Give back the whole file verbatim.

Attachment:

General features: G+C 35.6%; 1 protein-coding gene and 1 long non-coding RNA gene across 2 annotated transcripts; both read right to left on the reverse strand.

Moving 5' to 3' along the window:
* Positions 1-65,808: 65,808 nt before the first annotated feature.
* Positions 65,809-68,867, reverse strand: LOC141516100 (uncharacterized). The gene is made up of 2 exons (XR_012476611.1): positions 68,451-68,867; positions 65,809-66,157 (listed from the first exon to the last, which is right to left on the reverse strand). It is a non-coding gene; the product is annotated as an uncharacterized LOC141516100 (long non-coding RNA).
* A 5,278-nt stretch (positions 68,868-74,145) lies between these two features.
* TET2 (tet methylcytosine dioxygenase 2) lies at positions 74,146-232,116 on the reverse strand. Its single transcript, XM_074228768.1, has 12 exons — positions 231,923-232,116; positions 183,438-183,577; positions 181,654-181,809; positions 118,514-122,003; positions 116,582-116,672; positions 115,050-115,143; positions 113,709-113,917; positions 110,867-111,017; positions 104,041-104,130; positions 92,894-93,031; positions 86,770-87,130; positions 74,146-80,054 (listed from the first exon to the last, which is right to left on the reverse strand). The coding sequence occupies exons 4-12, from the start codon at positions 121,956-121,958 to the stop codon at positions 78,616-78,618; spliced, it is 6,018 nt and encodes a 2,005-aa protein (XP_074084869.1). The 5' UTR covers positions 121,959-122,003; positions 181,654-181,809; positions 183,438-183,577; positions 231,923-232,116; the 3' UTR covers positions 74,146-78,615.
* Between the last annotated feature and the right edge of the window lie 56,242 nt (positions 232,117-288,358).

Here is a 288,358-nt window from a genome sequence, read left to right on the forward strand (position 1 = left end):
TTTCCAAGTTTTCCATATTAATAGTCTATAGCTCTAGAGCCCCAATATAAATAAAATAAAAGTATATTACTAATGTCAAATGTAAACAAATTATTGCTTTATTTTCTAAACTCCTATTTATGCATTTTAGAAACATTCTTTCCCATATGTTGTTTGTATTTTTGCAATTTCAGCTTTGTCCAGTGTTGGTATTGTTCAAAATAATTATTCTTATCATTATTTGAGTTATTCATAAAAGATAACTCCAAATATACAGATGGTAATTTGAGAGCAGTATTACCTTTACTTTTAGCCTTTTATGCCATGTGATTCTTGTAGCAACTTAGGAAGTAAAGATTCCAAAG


General features: G+C 35.6%; 1 protein-coding gene and 1 long non-coding RNA gene across 2 annotated transcripts; both read right to left on the reverse strand.

Moving 5' to 3' along the window:
* Positions 1-65,808: 65,808 nt before the first annotated feature.
* Positions 65,809-68,867, reverse strand: LOC141516100 (uncharacterized). The gene is made up of 2 exons (XR_012476611.1): positions 68,451-68,867; positions 65,809-66,157 (listed from the first exon to the last, which is right to left on the reverse strand). It is a non-coding gene; the product is annotated as an uncharacterized LOC141516100 (long non-coding RNA).
* A 5,278-nt stretch (positions 68,868-74,145) lies between these two features.
* TET2 (tet methylcytosine dioxygenase 2) lies at positions 74,146-232,116 on the reverse strand. Its single transcript, XM_074228768.1, has 12 exons — positions 231,923-232,116; positions 183,438-183,577; positions 181,654-181,809; positions 118,514-122,003; positions 116,582-116,672; positions 115,050-115,143; positions 113,709-113,917; positions 110,867-111,017; positions 104,041-104,130; positions 92,894-93,031; positions 86,770-87,130; positions 74,146-80,054 (listed from the first exon to the last, which is right to left on the reverse strand). The coding sequence occupies exons 4-12, from the start codon at positions 121,956-121,958 to the stop codon at positions 78,616-78,618; spliced, it is 6,018 nt and encodes a 2,005-aa protein (XP_074084869.1). The 5' UTR covers positions 121,959-122,003; positions 181,654-181,809; positions 183,438-183,577; positions 231,923-232,116; the 3' UTR covers positions 74,146-78,615.
* Between the last annotated feature and the right edge of the window lie 56,242 nt (positions 232,117-288,358).

Here is a 288,358-nt window from a genome sequence, read left to right on the forward strand (position 1 = left end):
TTTCCAAGTTTTCCATATTAATAGTCTATAGCTCTAGAGCCCCAATATAAATAAAATAAAAGTATATTACTAATGTCAAATGTAAACAAATTATTGCTTTATTTTCTAAACTCCTATTTATGCATTTTAGAAACATTCTTTCCCATATGTTGTTTGTATTTTTGCAATTTCAGCTTTGTCCAGTGTTGGTATTGTTCAAAATAATTATTCTTATCATTATTTGAGTTATTCATAAAAGATAACTCCAAATATACAGATGGTAATTTGAGAGCAGTATTACCTTTACTTTTAGCCTTTTATGCCATGTGATTCTTGTAGCAACTTAGGAAGTAAAGATTCCAAAG